Acrofacial dysostosis is an umbrella term for several
apparently distinctive genetic modifications. The disorder is characterized
by distinctive craniofacial malformations, especially involving severe
mandibular hypoplasia and preaxial and postaxial limb defects.
There are six types of acrofacial dysostosis.
Acrofacial dysostosis, Nager type
(mandibulofacialdysostosis, split-hand deformity-mandibulofacial dysostosis)
Acrofacial dysostosis lethal type of Rodriguez
Acrofacial dysostosis, Weyers type (Weyers syndrome II)
Acrofacial dysostosis postaxial, Miller type (Miller syndrome)
Acrofacial dysostosis, Catania type
Acrofacial dysostosis, Palagonia type
All acrofacial dysostosis types
are inherited as either autosomal dominant or recessive pattern.
Nager acrofacial dysostosis is a rare hereditary disorder marked by unusual facial development. Cleft
lip/palate, defective development of bones in the jaw and arms, smaller than
normal thumbs, hearing loss, and ear deformities are characteristics of this
Acrofacial dysostosis lethal type of Rodriguez is inherited as an autosomal recessive trait and is characterized by small
stature, severe mandibular hypoplasia (micrognathia), phocomelia and
oligodactyly of the upper limbs, absence of fistula, microtia, and cleft
palate. Limb deficiencies are predominantly preaxial. The skin is thin and
atrophic, vessels can be seen over the trunk, and elastosis perforans is
present. There is a severe hypoplasia of the shoulder and pelvic girdles.
Other features are severe internal organ anomalies, including
arrhinencephaly and abnormal lung lobulation. The cardiovascular system
presents congenital anomalies. The disorder is associated with early
lethality. Most patients die of respiratory complications during the
neonatal period, partly because of the presence of severe mandibular
Weyers acrofacial dysostosis is present from birth, affects both sexes, and is characterized by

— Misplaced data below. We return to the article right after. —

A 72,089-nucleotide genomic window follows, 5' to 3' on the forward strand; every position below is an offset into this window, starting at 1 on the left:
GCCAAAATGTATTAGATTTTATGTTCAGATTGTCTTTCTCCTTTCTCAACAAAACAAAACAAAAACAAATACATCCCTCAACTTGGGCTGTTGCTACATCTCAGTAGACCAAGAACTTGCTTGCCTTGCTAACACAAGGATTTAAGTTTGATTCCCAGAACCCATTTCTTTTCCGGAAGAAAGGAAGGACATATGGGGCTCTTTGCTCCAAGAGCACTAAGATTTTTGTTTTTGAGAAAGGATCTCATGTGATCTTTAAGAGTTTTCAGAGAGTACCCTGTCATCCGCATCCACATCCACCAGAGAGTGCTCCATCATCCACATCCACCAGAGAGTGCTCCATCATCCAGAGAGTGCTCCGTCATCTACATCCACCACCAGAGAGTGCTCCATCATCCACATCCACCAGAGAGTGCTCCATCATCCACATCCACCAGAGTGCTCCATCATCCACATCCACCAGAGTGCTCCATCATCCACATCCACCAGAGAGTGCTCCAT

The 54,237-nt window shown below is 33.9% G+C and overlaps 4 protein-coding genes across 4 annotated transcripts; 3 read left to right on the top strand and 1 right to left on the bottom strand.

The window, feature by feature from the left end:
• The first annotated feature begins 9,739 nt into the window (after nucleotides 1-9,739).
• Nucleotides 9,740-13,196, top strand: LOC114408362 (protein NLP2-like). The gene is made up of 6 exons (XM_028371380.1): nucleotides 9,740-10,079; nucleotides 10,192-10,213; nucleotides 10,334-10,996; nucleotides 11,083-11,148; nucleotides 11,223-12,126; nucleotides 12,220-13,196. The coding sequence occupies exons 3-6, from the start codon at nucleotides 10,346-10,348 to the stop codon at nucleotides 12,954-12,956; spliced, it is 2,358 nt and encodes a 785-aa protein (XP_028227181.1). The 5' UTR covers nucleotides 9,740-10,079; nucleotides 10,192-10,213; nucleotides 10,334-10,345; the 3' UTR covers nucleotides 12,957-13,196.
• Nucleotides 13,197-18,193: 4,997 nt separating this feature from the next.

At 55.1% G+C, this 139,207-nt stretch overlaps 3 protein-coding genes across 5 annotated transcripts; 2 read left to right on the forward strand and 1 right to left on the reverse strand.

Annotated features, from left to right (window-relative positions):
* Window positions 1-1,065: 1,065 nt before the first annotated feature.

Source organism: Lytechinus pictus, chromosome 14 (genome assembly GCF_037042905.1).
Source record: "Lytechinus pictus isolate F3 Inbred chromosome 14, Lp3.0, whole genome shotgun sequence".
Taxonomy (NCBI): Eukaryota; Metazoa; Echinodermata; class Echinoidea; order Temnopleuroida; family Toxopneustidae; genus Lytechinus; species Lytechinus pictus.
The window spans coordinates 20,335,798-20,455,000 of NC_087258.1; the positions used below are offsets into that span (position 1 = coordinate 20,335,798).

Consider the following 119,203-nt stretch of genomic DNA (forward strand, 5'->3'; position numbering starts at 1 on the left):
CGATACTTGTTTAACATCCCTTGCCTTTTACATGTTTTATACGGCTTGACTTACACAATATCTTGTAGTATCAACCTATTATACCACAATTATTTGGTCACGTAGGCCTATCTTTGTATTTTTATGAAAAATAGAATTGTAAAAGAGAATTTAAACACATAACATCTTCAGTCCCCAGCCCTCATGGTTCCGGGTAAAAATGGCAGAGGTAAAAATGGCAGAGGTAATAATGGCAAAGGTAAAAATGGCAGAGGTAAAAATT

postaxial polydactyly of the hands and feet, hexadactyly and fusion of fifth
and sixth metatarsals and metacarpals and bony clefts of the mandibular
symphysis. Other features include orodental anomalies, hypoplastic and
dysplastic nails, short stature, micrognathia, small mouth, hypoplasia of
the larynx. Congenital heart defect may be present.
Miller acrofacial dysostosis is thought to be inherited as an autosomal recessive trait and is apparent
at birth. It is characterized by postaxial acrofacial dysostosis, which is
defined by its postaxial limb deficiency. Craniofacial malformations, malar
hypoplasia, severe micrognathia, cleft palate, small, protruding,
“cup-shaped” ears, colobomas, drooping of the lower eyelids, and ectropion
are seen. The limb abnormalities in infants and children may include severe
hypoplasia, syndactyly, and/or absence of certain fingers and toes (e.g.,
fifth digits and, in some cases, fourth and third digits). Hypoplasia of the
ulna and radius causes the forearms to appear unusually short.
Catania acrofacial dysostosis was reported in 1993 as a “new” form of acrofacial dysostosis. It is
characterized by mild intrauterine growth retardation and postnatal
shortness of stature, severe microcephaly, widow's peak, mandibulofacial
dysostosis without cleft palate, mild preaxial, and especially more
conspicuous postaxial upper limb involvement with short hands, simian
creases, and mild interdigital webbing. Other features include genitourinary
and gastrointestinal dysfunctions, ...